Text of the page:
Introducing the New Ford Squeeze
The most fascinating thing to me about the coverage of the fate of Chrysler and General Motors is the extent to which the language has changed since earlier this year and late last year. In 2008, the automakers were all hanging together, and aid was cast as critical for the continued functioning of the economy -- without it, bankruptcy would result, leading to the collapse of suppliers and the loss of millions of jobs. The government played along, extending loans to Chrysler and GM and a line of credit to Ford.
But the tune now being played is a little different. Chrysler will almost certainly file for bankruptcy, whether or not it reaches an agreement with creditors or Fiat, and in fact, liquidation is not out of the question. GM's position on bankruptcy has also changed significantly; the company acknowledges that it may be unavoidable, though it seems certain that the government would take the necessary steps to ensure that restructuring, rather than liquidation, would be the order of the day for GM.
What explains the shift? To begin with, Detroit's woes are now placed in a new context. The loss of all of Chrysler's 66,000 American jobs would be painful, but it no longer seems apocalyptic given the employment picture everywhere in the economy. The weak economy has also meant that employment losses are assured in any case; downsizing will continue for GM and Chrysler whether they manage to avoid bankruptcy or not.
But one can't ignore Ford as a significant factor influencing the policy environment. The firm has proven itself to be stronger than the competition at every turn in the process turning down government loans citing its stronger cash position, and now indicating that it sees a profitable way forward. In the first quarter of 2009, Ford reported a smaller loss than expected and reduced the rate of cash burn (which it said would continue to decline through the year). It also announced production increases to come, even as GM said it would be idling many of its plants this year.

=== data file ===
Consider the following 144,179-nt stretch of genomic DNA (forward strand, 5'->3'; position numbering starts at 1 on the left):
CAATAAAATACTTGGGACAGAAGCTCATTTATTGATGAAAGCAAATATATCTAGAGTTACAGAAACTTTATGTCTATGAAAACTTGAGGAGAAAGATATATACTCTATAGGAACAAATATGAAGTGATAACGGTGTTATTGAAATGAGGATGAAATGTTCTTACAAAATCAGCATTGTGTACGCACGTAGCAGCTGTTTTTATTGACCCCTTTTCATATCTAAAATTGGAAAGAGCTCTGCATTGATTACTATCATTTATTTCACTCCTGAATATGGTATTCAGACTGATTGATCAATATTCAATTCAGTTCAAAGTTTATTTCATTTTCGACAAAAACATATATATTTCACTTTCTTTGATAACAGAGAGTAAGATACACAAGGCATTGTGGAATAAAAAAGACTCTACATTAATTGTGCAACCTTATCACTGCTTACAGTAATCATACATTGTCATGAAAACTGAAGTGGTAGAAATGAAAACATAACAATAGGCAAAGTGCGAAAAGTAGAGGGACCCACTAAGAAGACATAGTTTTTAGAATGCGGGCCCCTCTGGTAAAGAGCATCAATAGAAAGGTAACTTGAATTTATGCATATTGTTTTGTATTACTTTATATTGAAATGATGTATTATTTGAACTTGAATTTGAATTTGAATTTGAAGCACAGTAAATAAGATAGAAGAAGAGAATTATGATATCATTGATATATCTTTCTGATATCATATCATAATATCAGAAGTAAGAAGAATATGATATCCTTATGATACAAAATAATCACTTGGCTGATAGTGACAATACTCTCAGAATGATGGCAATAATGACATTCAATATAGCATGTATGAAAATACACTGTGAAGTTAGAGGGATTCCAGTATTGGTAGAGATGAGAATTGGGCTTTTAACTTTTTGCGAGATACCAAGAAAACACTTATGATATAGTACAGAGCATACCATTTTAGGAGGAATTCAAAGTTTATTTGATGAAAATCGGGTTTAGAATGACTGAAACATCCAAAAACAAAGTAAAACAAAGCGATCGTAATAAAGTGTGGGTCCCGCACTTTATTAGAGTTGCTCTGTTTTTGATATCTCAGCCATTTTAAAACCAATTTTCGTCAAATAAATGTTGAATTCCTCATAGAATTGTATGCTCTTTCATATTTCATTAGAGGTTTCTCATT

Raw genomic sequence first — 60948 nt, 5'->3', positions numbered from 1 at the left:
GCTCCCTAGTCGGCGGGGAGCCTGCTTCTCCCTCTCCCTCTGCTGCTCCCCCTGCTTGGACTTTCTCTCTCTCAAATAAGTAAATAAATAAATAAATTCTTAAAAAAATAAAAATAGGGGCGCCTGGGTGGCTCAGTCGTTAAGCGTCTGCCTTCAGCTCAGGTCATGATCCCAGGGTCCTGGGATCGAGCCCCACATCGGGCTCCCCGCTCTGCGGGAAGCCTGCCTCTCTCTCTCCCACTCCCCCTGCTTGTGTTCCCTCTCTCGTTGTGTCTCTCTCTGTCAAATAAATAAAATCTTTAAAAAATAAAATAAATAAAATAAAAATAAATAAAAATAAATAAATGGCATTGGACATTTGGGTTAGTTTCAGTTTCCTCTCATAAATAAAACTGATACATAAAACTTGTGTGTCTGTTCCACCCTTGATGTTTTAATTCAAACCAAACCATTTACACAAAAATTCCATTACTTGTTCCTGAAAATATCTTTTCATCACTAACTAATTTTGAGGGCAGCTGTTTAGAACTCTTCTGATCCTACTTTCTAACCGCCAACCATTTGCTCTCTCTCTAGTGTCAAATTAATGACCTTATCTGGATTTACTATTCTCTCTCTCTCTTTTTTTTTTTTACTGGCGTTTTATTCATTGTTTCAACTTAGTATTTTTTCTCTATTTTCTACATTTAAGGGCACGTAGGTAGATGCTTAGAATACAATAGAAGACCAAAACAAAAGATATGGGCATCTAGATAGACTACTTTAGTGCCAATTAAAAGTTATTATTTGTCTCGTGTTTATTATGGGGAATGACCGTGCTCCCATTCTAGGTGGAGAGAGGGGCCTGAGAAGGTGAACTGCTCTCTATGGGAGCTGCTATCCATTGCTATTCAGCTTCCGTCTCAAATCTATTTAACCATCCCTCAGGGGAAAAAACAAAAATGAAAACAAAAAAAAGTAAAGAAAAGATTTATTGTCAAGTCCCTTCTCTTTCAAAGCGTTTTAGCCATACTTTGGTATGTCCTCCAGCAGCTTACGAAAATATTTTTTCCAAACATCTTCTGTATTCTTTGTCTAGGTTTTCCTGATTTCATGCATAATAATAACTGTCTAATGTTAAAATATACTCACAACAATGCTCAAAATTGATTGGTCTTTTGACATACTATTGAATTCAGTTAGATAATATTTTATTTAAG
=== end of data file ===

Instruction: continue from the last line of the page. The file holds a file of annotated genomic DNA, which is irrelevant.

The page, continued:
This is hugely important. It means that no matter what happens to GM and Chrysler, there will still be an American car industry. It means that supply chains are less threatened by the complete collapse of the domestic producers. And it means that GM and Chrysler can rely less on broader conditions as the scapegoat for their troubles, as opposed to internal problems.
It also means that Ford is actively undermining its rivals. It has clearly decided that now is the time to eat up market share and prepare for a post-recession world. Given widespread agreement that the global car market is oversupplied and in need of serious consolidation and contraction, a production increase can't be interpreted as anything but Ford sucking up the oxygen in the room. This, of course, is exactly how an economy is supposed to function -- the weak go down, and the strong take their place in the market. Ford has provided everyone with the chance to feel like a good capitalist again. It has also give the administration an argument against the inevitable complaint that will arise when Chrysler, and potentially GM, enter bankruptcy -- that failure is for blue collar workers, but not white collar workers. At this point, a strong defense of GM and Chrysler would clearly undermine the progress made by the one actually successful (ish) American car company.
But just because the administration has a counterargument, doesn't mean the complaint won't be made. More interesting yet, some American banks seem to be leaning toward a Ford approach -- leaving the solidarity of bank-brothers-in-failure behind. The move is trickier in the financial sphere; unlike Ford, every financial institution is heavily reliant on government guarantees, explicit and implicit, to survive in the current climate. As the relative health and needs of the banks continues to become clearer, however, expect more noise to be made about the government impairing the success of the strong by propping up the weak. The question is -- will that provide the government with an avenue to seriously address the questionable status of the Citigroups out there?Related Links
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